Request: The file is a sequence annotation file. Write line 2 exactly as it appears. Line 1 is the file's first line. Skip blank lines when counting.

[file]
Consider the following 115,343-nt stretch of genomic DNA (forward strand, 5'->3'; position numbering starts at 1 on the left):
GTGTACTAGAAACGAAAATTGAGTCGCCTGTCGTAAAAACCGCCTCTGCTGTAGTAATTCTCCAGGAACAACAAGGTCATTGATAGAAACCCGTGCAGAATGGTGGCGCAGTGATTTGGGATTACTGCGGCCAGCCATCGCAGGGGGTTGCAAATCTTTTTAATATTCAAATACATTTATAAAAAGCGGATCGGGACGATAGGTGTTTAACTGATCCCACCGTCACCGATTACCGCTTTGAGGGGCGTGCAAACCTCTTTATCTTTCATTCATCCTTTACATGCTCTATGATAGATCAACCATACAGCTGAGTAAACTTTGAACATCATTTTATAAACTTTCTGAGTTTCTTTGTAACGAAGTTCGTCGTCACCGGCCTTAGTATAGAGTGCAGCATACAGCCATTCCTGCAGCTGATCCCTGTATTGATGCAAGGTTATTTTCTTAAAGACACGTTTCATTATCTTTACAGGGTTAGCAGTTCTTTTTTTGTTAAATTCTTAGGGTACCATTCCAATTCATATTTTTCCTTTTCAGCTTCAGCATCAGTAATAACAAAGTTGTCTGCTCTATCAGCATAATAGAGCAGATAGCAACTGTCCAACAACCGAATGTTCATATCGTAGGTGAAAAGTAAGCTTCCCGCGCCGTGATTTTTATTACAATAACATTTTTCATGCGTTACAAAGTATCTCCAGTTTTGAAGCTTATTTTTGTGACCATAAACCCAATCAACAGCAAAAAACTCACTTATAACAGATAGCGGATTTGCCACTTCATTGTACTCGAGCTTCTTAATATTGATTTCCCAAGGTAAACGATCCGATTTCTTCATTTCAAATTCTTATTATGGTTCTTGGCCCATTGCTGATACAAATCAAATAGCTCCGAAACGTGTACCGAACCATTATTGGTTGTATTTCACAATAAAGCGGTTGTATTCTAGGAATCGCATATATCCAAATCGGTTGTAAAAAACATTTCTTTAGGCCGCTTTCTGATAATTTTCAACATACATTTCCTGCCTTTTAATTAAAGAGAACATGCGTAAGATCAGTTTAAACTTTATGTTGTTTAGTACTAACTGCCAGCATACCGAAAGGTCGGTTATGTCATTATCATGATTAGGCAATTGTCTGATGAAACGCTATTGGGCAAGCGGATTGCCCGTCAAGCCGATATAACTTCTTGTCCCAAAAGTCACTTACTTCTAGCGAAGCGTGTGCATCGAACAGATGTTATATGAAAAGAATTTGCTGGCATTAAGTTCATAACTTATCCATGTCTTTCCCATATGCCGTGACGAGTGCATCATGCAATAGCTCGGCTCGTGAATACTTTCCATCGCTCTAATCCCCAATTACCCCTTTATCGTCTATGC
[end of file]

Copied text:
GTGTACTAGAAACGAAAATTGAGTCGCCTGTCGTAAAAACCGCCTCTGCTGTAGTAATTCTCCAGGAACAACAAGGTCATTGATAGAAACCCGTGCAGAATGGTGGCGCAGTGATTTGGGATTACTGCGGCCAGCCATCGCAGGGGGTTGCAAATCTTTTTAATATTCAAATACATTTATAAAAAGCGGATCGGGACGATAGGTGTTTAACTGATCCCACCGTCACCGATTACCGCTTTGAGGGGCGTGCAAACCTCTTTATCTTTCATTCATCCTTTACATGCTCTATGATAGATCAACCATACAGCTGAGTAAACTTTGAACATCATTTTATAAACTTTCTGAGTTTCTTTGTAACGAAGTTCGTCGTCACCGGCCTTAGTATAGAGTGCAGCATACAGCCATTCCTGCAGCTGATCCCTGTATTGATGCAAGGTTATTTTCTTAAAGACACGTTTCATTATCTTTACAGGGTTAGCAGTTCTTTTTTTGTTAAATTCTTAGGGTACCATTCCAATTCATATTTTTCCTTTTCAGCTTCAGCATCAGTAATAACAAAGTTGTCTGCTCTATCAGCATAATAGAGCAGATAGCAACTGTCCAACAACCGAATGTTCATATCGTAGGTGAAAAGTAAGCTTCCCGCGCCGTGATTTTTATTACAATAACATTTTTCATGCGTTACAAAGTATCTCCAGTTTTGAAGCTTATTTTTGTGACCATAAACCCAATCAACAGCAAAAAACTCACTTATAACAGATAGCGGATTTGCCACTTCATTGTACTCGAGCTTCTTAATATTGATTTCCCAAGGTAAACGATCCGATTTCTTCATTTCAAATTCTTATTATGGTTCTTGGCCCATTGCTGATACAAATCAAATAGCTCCGAAACGTGTACCGAACCATTATTGGTTGTATTTCACAATAAAGCGGTTGTATTCTAGGAATCGCATATATCCAAATCGGTTGTAAAAAACATTTCTTTAGGCCGCTTTCTGATAATTTTCAACATACATTTCCTGCCTTTTAATTAAAGAGAACATGCGTAAGATCAGTTTAAACTTTATGTTGTTTAGTACTAACTGCCAGCATACCGAAAGGTCGGTTATGTCATTATCATGATTAGGCAATTGTCTGATGAAACGCTATTGGGCAAGCGGATTGCCCGTCAAGCCGATATAACTTCTTGTCCCAAAAGTCACTTACTTCTAGCGAAGCGTGTGCATCGAACAGATGTTATATGAAAAGAATTTGCTGGCATTAAGTTCATAACTTATCCATGTCTTTCCCATATGCCGTGACGAGTGCATCATGCAATAGCTCGGCTCGTGAATACTTTCCATCGCTCTAATCCCCAATTACCCCTTTATCGTCTATGC